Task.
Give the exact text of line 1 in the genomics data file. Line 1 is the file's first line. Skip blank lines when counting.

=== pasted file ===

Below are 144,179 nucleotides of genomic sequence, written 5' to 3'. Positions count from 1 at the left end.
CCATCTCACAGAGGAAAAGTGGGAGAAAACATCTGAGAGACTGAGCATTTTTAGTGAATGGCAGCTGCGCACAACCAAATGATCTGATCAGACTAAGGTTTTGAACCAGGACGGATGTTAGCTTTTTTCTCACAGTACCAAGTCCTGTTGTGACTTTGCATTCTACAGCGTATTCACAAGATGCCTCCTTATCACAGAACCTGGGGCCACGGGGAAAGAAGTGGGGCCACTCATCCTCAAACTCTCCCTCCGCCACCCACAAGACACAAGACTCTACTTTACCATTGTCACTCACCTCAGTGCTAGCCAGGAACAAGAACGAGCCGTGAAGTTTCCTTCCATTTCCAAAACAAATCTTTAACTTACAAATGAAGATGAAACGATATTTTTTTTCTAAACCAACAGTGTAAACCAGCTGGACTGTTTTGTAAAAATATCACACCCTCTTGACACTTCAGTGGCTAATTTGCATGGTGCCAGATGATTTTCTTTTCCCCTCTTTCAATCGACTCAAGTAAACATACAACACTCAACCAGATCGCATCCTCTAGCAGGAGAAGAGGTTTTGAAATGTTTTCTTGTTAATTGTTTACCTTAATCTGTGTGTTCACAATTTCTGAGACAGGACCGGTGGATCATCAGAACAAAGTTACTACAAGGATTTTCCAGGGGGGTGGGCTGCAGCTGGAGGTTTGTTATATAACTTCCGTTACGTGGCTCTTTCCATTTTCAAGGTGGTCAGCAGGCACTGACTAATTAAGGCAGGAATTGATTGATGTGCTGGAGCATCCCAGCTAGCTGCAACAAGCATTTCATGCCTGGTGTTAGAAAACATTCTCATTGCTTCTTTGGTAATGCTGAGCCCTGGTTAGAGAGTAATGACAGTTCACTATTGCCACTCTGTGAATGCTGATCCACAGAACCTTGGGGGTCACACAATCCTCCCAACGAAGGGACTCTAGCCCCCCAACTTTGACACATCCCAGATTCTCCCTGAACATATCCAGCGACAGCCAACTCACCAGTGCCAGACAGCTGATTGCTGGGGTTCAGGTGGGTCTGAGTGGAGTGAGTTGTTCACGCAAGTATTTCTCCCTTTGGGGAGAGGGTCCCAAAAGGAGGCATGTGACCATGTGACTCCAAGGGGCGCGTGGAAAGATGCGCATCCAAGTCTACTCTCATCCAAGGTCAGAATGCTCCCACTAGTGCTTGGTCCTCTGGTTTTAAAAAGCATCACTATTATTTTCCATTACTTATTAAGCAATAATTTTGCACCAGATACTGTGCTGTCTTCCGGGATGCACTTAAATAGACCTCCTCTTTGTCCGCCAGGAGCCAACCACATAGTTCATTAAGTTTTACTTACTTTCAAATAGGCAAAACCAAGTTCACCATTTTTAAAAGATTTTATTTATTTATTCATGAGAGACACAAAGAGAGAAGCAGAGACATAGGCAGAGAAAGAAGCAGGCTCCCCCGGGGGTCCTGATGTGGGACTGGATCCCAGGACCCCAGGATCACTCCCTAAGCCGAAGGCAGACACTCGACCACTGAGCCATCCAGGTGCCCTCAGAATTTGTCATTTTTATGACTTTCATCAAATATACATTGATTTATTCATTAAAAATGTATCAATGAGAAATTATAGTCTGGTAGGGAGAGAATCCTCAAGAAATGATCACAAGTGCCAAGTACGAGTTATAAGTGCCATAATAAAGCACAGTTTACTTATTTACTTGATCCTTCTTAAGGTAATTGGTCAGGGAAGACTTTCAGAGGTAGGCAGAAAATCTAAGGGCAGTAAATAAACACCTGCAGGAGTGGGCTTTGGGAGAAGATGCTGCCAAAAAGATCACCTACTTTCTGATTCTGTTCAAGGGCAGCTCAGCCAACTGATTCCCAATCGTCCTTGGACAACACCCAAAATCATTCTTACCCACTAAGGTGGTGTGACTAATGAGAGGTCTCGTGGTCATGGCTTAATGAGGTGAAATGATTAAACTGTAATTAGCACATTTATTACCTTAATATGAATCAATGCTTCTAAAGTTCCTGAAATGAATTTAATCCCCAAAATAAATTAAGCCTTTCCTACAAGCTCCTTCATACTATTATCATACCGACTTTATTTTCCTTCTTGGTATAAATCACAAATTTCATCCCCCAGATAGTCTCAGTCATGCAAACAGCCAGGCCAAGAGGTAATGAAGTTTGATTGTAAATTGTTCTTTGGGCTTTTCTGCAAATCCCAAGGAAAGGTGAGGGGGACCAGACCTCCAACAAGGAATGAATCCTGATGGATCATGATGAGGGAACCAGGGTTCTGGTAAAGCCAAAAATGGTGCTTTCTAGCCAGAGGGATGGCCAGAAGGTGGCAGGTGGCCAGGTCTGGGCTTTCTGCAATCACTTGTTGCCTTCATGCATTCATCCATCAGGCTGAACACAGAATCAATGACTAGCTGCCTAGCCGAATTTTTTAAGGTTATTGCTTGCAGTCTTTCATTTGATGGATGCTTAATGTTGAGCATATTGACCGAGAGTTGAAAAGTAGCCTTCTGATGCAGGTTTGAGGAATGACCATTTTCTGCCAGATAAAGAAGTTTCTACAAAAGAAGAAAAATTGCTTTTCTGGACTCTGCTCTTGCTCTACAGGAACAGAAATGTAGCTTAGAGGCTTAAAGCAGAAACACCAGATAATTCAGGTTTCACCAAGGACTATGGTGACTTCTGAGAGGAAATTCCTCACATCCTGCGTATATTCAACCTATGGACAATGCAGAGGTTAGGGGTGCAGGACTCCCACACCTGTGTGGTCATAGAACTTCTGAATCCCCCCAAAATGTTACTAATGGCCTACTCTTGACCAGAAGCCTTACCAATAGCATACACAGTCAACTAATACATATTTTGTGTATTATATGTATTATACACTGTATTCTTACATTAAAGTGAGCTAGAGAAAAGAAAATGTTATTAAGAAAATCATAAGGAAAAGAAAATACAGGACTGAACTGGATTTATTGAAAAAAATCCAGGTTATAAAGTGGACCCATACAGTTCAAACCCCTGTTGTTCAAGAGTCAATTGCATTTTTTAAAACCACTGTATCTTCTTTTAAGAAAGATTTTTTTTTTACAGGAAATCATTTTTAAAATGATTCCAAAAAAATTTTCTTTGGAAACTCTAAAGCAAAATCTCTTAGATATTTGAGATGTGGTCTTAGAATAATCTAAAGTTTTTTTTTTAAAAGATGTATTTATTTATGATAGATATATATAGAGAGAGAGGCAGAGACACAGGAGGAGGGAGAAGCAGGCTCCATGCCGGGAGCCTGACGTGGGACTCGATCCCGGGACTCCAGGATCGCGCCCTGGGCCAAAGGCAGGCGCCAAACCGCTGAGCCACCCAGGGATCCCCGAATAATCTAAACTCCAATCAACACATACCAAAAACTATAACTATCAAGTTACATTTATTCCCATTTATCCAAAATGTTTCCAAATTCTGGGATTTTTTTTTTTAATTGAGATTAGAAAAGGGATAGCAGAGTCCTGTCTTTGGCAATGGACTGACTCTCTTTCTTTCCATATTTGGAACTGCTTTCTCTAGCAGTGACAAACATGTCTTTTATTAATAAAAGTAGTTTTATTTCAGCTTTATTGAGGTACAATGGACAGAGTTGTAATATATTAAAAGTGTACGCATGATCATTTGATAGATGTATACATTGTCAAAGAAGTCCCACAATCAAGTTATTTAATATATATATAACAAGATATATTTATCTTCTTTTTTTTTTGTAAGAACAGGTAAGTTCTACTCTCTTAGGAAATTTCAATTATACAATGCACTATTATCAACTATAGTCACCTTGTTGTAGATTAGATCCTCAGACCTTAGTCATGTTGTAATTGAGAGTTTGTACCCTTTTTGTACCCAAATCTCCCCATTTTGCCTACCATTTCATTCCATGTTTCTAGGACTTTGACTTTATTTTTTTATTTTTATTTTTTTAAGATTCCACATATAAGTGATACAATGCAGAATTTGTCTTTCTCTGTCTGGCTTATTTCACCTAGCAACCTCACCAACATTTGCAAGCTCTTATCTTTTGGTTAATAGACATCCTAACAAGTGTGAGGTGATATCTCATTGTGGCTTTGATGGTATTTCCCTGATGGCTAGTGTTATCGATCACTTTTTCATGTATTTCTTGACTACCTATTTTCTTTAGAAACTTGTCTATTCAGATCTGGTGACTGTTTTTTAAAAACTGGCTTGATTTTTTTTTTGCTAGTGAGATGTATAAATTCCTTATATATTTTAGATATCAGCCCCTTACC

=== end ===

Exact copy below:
Below are 144,179 nucleotides of genomic sequence, written 5' to 3'. Positions count from 1 at the left end.